Gyeongbokgung Palace (Page 2)

Heungnyemun Gate

360° VR panorama outside Heungnyemun Gate in Gyeongbokgung Palace, Seoul, South Korea.

Heungnyemun Gate (흥례문) was originally built in 1426, but was then named Hongnyemun Gate (弘禮門). When it was rebuilt in 1867 during the regency of Daewongun, it was renamed to Heungnyemun ( 興禮門) as Hongli (弘曆) was the name of the Chinese Qing dynasty Qianlong Emperor.

Under the Japanese occupation of Korea, Heungnyemun Gate, along with the majority of other buildings that formed Gyeongbokgung, was demolished. The Japanese General Government Building (조선총독부 청사) was built over the spot where the gate had formerly stood, with construction starting in 1916 and being completed in 1926.

In 1989 the Korean Government started an initiative to rebuild the important structures that had been destroyed during the Japanese occupation. As part of this, the Japanese General Government Building was demolished in 1995, and work began on reconstruction of Heungnyemun.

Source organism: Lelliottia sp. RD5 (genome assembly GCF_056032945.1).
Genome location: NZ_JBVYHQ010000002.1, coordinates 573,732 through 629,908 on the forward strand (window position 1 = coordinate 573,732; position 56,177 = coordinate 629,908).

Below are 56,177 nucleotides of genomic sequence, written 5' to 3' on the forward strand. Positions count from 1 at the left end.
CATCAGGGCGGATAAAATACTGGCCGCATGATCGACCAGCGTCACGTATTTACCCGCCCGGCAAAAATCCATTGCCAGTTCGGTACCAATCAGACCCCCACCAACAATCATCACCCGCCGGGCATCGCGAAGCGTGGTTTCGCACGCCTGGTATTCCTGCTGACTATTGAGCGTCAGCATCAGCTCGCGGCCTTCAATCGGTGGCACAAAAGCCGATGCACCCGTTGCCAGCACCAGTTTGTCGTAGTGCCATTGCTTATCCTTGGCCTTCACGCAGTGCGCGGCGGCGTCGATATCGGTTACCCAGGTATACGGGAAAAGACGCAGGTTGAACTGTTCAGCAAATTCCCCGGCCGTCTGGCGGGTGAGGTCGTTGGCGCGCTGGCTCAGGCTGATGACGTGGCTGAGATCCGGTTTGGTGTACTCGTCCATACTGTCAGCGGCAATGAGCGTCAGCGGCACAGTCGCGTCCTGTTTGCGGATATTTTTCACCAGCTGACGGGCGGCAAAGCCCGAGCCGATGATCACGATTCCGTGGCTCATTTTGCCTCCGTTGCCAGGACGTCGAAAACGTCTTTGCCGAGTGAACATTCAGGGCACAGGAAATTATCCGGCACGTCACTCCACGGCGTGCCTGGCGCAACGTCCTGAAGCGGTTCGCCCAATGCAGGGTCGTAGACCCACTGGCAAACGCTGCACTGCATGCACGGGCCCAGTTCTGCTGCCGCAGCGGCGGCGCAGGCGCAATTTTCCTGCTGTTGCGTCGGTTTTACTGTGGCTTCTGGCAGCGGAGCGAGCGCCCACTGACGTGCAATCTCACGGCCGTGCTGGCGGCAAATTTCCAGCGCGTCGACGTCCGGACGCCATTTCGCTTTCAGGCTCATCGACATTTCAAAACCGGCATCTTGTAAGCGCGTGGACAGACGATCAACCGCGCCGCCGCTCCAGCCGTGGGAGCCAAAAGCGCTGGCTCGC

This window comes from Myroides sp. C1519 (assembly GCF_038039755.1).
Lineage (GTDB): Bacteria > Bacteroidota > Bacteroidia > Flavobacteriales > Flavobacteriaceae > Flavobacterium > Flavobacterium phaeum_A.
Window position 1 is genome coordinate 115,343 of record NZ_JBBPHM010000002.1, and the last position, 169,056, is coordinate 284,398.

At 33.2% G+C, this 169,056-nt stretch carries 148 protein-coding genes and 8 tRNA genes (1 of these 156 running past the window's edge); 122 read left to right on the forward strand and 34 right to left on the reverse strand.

From Wikipedia:

Gyeongbokgung, also known as Gyeongbokgung Palace or Gyeongbok Palace, is a royal palace located in northern Seoul, South Korea. First constructed in 1394 and reconstructed in 1867, it was the main and largest palace of the Five Grand Palaces built by the Joseon Dynasty. The name of the palace, Gyeongbokgung, translates in English as “Palace Greatly Blessed by Heaven.”

Heavily destroyed by the Japanese government in the early 20th century, the palace complex is slowly being restored to its original form prior the destruction. As of 2009, roughly 40 percent of the original number of palace buildings still stand or are being reconstructed.